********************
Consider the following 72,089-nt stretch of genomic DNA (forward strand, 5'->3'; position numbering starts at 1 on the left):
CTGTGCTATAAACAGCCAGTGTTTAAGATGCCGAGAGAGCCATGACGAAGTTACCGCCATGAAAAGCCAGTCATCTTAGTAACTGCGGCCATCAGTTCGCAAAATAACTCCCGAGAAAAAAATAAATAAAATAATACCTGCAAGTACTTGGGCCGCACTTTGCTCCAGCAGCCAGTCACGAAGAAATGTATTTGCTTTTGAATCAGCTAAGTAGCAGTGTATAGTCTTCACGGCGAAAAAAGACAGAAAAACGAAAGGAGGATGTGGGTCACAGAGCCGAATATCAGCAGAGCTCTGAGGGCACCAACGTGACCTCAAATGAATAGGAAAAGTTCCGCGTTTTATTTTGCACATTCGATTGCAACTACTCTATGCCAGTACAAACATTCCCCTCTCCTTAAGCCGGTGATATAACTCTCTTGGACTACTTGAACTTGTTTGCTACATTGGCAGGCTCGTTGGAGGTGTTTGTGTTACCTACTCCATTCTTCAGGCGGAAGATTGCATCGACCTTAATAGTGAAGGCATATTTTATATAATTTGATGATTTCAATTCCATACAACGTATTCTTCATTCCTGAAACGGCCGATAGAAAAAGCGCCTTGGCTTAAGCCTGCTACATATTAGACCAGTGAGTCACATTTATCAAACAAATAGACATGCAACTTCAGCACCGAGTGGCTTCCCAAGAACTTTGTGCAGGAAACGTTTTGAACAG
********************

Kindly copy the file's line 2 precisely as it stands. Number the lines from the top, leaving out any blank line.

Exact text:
CTGTGCTATAAACAGCCAGTGTTTAAGATGCCGAGAGAGCCATGACGAAGTTACCGCCATGAAAAGCCAGTCATCTTAGTAACTGCGGCCATCAGTTCGCAAAATAACTCCCGAGAAAAAAATAAATAAAATAATACCTGCAAGTACTTGGGCCGCACTTTGCTCCAGCAGCCAGTCACGAAGAAATGTATTTGCTTTTGAATCAGCTAAGTAGCAGTGTATAGTCTTCACGGCGAAAAAAGACAGAAAAACGAAAGGAGGATGTGGGTCACAGAGCCGAATATCAGCAGAGCTCTGAGGGCACCAACGTGACCTCAAATGAATAGGAAAAGTTCCGCGTTTTATTTTGCACATTCGATTGCAACTACTCTATGCCAGTACAAACATTCCCCTCTCCTTAAGCCGGTGATATAACTCTCTTGGACTACTTGAACTTGTTTGCTACATTGGCAGGCTCGTTGGAGGTGTTTGTGTTACCTACTCCATTCTTCAGGCGGAAGATTGCATCGACCTTAATAGTGAAGGCATATTTTATATAATTTGATGATTTCAATTCCATACAACGTATTCTTCATTCCTGAAACGGCCGATAGAAAAAGCGCCTTGGCTTAAGCCTGCTACATATTAGACCAGTGAGTCACATTTATCAAACAAATAGACATGCAACTTCAGCACCGAGTGGCTTCCCAAGAACTTTGTGCAGGAAACGTTTTGAACAG